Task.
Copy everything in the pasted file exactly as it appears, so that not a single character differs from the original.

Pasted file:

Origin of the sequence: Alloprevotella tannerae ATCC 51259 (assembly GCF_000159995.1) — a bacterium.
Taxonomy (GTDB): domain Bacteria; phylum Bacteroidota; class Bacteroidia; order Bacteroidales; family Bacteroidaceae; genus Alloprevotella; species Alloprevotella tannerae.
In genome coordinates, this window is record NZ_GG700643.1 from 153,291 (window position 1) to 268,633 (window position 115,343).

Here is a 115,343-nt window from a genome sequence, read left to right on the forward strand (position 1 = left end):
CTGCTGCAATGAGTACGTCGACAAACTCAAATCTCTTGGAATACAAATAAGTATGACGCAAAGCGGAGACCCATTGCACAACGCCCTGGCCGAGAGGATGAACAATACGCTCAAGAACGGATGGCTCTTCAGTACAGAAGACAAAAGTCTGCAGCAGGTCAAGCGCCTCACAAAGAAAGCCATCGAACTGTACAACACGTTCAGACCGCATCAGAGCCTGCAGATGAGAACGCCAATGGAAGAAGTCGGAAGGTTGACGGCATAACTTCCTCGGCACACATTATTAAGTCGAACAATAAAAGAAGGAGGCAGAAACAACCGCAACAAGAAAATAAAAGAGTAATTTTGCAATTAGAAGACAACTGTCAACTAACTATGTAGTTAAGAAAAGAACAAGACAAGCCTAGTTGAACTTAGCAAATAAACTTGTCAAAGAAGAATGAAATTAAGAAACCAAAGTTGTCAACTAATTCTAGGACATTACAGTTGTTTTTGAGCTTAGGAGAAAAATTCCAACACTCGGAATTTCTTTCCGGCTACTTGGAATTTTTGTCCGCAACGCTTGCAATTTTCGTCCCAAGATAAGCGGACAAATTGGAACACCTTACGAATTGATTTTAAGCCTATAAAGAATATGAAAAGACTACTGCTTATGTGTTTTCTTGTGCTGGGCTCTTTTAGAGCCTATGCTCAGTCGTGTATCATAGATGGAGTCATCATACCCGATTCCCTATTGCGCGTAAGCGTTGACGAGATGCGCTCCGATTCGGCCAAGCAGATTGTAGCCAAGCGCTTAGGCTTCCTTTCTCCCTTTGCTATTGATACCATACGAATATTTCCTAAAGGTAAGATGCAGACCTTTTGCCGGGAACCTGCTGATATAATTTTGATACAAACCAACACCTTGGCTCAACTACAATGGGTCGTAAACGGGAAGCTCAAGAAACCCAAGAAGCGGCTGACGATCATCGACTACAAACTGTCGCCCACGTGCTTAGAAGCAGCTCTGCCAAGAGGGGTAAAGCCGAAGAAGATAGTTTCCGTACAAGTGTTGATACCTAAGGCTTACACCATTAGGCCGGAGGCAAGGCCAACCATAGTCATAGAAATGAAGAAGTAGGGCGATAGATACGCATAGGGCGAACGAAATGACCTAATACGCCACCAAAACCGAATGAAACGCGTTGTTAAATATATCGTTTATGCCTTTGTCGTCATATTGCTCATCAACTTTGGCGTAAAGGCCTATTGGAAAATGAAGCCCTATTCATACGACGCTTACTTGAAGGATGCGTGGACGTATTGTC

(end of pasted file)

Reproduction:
Origin of the sequence: Alloprevotella tannerae ATCC 51259 (assembly GCF_000159995.1) — a bacterium.
Taxonomy (GTDB): domain Bacteria; phylum Bacteroidota; class Bacteroidia; order Bacteroidales; family Bacteroidaceae; genus Alloprevotella; species Alloprevotella tannerae.
In genome coordinates, this window is record NZ_GG700643.1 from 153,291 (window position 1) to 268,633 (window position 115,343).

Here is a 115,343-nt window from a genome sequence, read left to right on the forward strand (position 1 = left end):
CTGCTGCAATGAGTACGTCGACAAACTCAAATCTCTTGGAATACAAATAAGTATGACGCAAAGCGGAGACCCATTGCACAACGCCCTGGCCGAGAGGATGAACAATACGCTCAAGAACGGATGGCTCTTCAGTACAGAAGACAAAAGTCTGCAGCAGGTCAAGCGCCTCACAAAGAAAGCCATCGAACTGTACAACACGTTCAGACCGCATCAGAGCCTGCAGATGAGAACGCCAATGGAAGAAGTCGGAAGGTTGACGGCATAACTTCCTCGGCACACATTATTAAGTCGAACAATAAAAGAAGGAGGCAGAAACAACCGCAACAAGAAAATAAAAGAGTAATTTTGCAATTAGAAGACAACTGTCAACTAACTATGTAGTTAAGAAAAGAACAAGACAAGCCTAGTTGAACTTAGCAAATAAACTTGTCAAAGAAGAATGAAATTAAGAAACCAAAGTTGTCAACTAATTCTAGGACATTACAGTTGTTTTTGAGCTTAGGAGAAAAATTCCAACACTCGGAATTTCTTTCCGGCTACTTGGAATTTTTGTCCGCAACGCTTGCAATTTTCGTCCCAAGATAAGCGGACAAATTGGAACACCTTACGAATTGATTTTAAGCCTATAAAGAATATGAAAAGACTACTGCTTATGTGTTTTCTTGTGCTGGGCTCTTTTAGAGCCTATGCTCAGTCGTGTATCATAGATGGAGTCATCATACCCGATTCCCTATTGCGCGTAAGCGTTGACGAGATGCGCTCCGATTCGGCCAAGCAGATTGTAGCCAAGCGCTTAGGCTTCCTTTCTCCCTTTGCTATTGATACCATACGAATATTTCCTAAAGGTAAGATGCAGACCTTTTGCCGGGAACCTGCTGATATAATTTTGATACAAACCAACACCTTGGCTCAACTACAATGGGTCGTAAACGGGAAGCTCAAGAAACCCAAGAAGCGGCTGACGATCATCGACTACAAACTGTCGCCCACGTGCTTAGAAGCAGCTCTGCCAAGAGGGGTAAAGCCGAAGAAGATAGTTTCCGTACAAGTGTTGATACCTAAGGCTTACACCATTAGGCCGGAGGCAAGGCCAACCATAGTCATAGAAATGAAGAAGTAGGGCGATAGATACGCATAGGGCGAACGAAATGACCTAATACGCCACCAAAACCGAATGAAACGCGTTGTTAAATATATCGTTTATGCCTTTGTCGTCATATTGCTCATCAACTTTGGCGTAAAGGCCTATTGGAAAATGAAGCCCTATTCATACGACGCTTACTTGAAGGATGCGTGGACGTATTGTC